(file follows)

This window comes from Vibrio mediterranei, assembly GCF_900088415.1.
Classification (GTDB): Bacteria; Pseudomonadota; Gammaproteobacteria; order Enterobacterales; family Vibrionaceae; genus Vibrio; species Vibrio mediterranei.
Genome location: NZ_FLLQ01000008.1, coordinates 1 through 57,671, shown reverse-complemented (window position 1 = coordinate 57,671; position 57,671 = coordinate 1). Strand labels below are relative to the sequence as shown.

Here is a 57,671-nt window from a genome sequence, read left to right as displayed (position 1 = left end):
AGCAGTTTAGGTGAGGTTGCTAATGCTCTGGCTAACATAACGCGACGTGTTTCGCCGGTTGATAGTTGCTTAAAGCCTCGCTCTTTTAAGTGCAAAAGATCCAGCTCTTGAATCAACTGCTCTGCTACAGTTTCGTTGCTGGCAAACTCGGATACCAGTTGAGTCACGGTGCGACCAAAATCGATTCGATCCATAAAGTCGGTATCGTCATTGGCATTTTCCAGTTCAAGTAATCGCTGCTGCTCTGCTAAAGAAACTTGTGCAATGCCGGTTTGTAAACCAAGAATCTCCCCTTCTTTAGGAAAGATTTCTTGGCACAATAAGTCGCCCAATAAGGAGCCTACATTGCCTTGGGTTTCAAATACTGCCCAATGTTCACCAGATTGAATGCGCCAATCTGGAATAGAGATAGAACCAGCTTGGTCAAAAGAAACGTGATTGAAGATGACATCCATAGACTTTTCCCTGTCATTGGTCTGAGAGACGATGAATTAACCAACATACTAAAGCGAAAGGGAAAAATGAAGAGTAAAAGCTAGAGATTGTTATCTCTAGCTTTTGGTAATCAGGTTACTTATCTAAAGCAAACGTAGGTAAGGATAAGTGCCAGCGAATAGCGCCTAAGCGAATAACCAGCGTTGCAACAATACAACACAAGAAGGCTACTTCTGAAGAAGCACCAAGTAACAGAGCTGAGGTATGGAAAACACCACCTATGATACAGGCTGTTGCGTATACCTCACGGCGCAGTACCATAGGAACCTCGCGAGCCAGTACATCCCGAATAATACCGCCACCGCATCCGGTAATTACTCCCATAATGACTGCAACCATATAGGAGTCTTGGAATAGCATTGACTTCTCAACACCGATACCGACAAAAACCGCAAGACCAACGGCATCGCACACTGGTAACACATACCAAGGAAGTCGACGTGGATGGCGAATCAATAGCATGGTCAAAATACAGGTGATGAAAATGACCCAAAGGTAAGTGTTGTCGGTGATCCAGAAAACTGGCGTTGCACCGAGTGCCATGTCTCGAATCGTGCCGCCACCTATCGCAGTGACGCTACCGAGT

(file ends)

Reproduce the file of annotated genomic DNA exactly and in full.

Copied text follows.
This window comes from Vibrio mediterranei, assembly GCF_900088415.1.
Classification (GTDB): Bacteria; Pseudomonadota; Gammaproteobacteria; order Enterobacterales; family Vibrionaceae; genus Vibrio; species Vibrio mediterranei.
Genome location: NZ_FLLQ01000008.1, coordinates 1 through 57,671, shown reverse-complemented (window position 1 = coordinate 57,671; position 57,671 = coordinate 1). Strand labels below are relative to the sequence as shown.

Here is a 57,671-nt window from a genome sequence, read left to right as displayed (position 1 = left end):
AGCAGTTTAGGTGAGGTTGCTAATGCTCTGGCTAACATAACGCGACGTGTTTCGCCGGTTGATAGTTGCTTAAAGCCTCGCTCTTTTAAGTGCAAAAGATCCAGCTCTTGAATCAACTGCTCTGCTACAGTTTCGTTGCTGGCAAACTCGGATACCAGTTGAGTCACGGTGCGACCAAAATCGATTCGATCCATAAAGTCGGTATCGTCATTGGCATTTTCCAGTTCAAGTAATCGCTGCTGCTCTGCTAAAGAAACTTGTGCAATGCCGGTTTGTAAACCAAGAATCTCCCCTTCTTTAGGAAAGATTTCTTGGCACAATAAGTCGCCCAATAAGGAGCCTACATTGCCTTGGGTTTCAAATACTGCCCAATGTTCACCAGATTGAATGCGCCAATCTGGAATAGAGATAGAACCAGCTTGGTCAAAAGAAACGTGATTGAAGATGACATCCATAGACTTTTCCCTGTCATTGGTCTGAGAGACGATGAATTAACCAACATACTAAAGCGAAAGGGAAAAATGAAGAGTAAAAGCTAGAGATTGTTATCTCTAGCTTTTGGTAATCAGGTTACTTATCTAAAGCAAACGTAGGTAAGGATAAGTGCCAGCGAATAGCGCCTAAGCGAATAACCAGCGTTGCAACAATACAACACAAGAAGGCTACTTCTGAAGAAGCACCAAGTAACAGAGCTGAGGTATGGAAAACACCACCTATGATACAGGCTGTTGCGTATACCTCACGGCGCAGTACCATAGGAACCTCGCGAGCCAGTACATCCCGAATAATACCGCCACCGCATCCGGTAATTACTCCCATAATGACTGCAACCATATAGGAGTCTTGGAATAGCATTGACTTCTCAACACCGATACCGACAAAAACCGCAAGACCAACGGCATCGCACACTGGTAACACATACCAAGGAAGTCGACGTGGATGGCGAATCAATAGCATGGTCAAAATACAGGTGATGAAAATGACCCAAAGGTAAGTGTTGTCGGTGATCCAGAAAACTGGCGTTGCACCGAGTGCCATGTCTCGAATCGTGCCGCCACCTATCGCAGTGACGCTACCGAGT